Spies were selected in order to search out Canaan, emblematic of the kingdom of God. Before someone flips out, this is not speaking of the literal kingdom which is ahead for Israel after the Tribulation. It is what Paul refers to a dozen times in his epistles as the kingdom of God for believers. It is our inheritance because of Christ. How this came about is explained in the journeys listed in this chapter.
They left from the Wilderness of Zin, meaning “Thorn.” That would be, like Sinai, a picture of Christ’s cross – the Thorn. From there, forty days of travels provide almost no details at all, only a mere handful of verses. It says they left the Wilderness of Zin, just as Christ left the cross. It then says they went as far as Rehob, or “Wide Space.” That pictures Christ passing through the veil of death and into heaven, pictured by Rehob or “Wide Space,” there to present His blood, as is described in Hebrews. Thus, we have the narrow path which is Christ, who is the Veil, leading to heaven, the wide place. Rehob is said to be “near the entrance of Hamath. Hamath means Citadel, it would be reflective of the dwelling of God, His place of authority and rule.
From there, they went through the South and to Hebron. First, the South signifies intelligence which comes about by means of knowledge. It is the place of light leading to truth. This is why the menorah was placed on the south side of the holy place. In this, they came to Hebron. That signifies a conjunction, or joining. That is the joining of Jew and Gentile into one kingdom, as Paul explains in Ephesians 2:14-18 –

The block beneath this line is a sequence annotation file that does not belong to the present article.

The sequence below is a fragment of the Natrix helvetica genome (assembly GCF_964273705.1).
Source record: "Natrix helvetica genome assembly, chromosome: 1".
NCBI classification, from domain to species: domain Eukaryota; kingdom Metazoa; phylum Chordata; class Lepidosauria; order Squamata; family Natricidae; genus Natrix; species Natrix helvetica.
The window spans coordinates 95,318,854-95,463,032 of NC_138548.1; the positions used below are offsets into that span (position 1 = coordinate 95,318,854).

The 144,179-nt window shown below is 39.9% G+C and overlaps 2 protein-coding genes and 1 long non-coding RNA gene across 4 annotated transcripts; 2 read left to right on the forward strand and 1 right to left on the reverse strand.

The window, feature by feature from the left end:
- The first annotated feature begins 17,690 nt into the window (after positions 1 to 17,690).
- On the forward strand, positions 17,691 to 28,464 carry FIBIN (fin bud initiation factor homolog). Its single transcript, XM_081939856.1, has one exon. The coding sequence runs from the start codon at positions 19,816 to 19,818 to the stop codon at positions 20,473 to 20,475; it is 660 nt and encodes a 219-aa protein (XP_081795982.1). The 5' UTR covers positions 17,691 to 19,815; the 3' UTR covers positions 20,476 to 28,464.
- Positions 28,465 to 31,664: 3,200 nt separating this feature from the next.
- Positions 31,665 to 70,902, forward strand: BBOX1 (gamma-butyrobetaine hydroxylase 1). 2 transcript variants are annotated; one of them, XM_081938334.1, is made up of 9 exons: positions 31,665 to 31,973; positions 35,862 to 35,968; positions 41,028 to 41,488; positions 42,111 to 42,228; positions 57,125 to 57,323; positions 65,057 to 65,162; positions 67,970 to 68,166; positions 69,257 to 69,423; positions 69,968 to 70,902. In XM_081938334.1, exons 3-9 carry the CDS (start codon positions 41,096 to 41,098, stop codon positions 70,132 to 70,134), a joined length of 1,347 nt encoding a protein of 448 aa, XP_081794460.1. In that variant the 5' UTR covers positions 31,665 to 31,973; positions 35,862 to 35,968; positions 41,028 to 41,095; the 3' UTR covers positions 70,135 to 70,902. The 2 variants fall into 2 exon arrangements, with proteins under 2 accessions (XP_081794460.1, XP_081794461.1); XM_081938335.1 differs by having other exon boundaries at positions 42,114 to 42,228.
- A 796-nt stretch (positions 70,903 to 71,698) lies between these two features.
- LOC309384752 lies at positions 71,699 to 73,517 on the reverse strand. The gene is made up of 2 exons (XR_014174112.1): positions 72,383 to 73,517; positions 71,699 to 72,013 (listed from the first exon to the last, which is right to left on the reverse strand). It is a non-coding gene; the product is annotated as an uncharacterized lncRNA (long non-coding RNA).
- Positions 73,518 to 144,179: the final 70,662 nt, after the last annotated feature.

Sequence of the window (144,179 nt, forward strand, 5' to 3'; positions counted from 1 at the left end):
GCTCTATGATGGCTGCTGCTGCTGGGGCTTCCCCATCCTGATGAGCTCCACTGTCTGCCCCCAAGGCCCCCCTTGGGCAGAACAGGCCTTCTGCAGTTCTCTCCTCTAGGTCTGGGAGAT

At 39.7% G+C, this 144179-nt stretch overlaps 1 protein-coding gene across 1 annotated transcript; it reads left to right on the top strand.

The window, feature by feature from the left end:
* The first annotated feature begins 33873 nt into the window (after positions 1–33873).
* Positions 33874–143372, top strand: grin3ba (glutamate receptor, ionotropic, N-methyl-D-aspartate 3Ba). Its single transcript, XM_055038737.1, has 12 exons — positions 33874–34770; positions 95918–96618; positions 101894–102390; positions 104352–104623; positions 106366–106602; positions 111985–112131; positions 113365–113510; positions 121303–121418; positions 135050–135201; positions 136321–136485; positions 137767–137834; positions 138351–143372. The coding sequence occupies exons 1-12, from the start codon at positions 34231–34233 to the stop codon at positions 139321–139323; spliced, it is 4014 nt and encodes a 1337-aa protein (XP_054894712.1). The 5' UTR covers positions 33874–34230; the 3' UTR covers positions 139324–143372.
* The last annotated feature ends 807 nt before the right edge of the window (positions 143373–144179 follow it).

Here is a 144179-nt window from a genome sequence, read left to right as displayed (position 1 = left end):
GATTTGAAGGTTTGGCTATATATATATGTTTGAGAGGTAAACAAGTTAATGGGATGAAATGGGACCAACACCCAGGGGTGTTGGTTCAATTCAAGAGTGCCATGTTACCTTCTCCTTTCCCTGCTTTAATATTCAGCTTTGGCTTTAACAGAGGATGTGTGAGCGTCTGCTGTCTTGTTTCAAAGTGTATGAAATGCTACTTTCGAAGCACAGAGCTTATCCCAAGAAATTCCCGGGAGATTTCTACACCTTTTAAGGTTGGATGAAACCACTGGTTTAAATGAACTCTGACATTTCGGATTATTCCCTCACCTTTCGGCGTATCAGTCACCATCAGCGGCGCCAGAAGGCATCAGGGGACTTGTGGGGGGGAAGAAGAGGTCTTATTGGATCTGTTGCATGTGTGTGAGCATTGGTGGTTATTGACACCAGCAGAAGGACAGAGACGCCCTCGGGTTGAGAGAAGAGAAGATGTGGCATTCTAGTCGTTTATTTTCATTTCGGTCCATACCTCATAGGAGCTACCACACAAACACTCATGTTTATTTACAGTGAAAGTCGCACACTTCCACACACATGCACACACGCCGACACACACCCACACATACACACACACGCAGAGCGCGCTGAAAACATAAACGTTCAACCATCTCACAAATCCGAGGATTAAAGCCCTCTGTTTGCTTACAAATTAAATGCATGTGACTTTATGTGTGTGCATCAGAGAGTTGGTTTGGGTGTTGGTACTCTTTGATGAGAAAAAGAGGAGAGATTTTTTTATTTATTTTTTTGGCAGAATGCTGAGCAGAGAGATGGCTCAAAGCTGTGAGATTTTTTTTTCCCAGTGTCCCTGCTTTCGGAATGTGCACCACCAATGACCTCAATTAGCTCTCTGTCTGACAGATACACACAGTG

“For He Himself is our peace, who has made both one, and has broken down the middle wall of separation, 15 having abolished in His flesh the enmity, that is, the law of commandments contained in ordinances, so as to create in Himself one new man from the two, thus making peace, 16 and that He might reconcile them both to God in one body through the cross, thereby putting to death the enmity. 17 And He came and preached peace to you who were afar off and to those who were near. 18 For through Him we both have access by one Spirit to the Father.”
While in Hebron, the odd introduction of Ahiman, Sheshai, and Talmai, sons of the Anak, are noted. Those names are given to explain the position of those who are a part of this joining together. Ahiman means, “My Brother is a Gift.” That is the relationship of the believer to Christ. Christ is the Gift. Sheshai, or Whitish, looks to the purification of the believer because of Christ. Talmai, or Plowman, looks to the one who puts his hand to the plow and doesn’t look back. In other words, a believer in Christ.
Anak requires more explanation. It means neck, or necklace, but that comes from the word anaq which means being fitted out with supplies, and thus furnished liberally, just as a necklace is made up of many pieces. Thus, being a son of Anak signifies the believer is one who is furnished liberally by God for every necessary work to which he is appointed.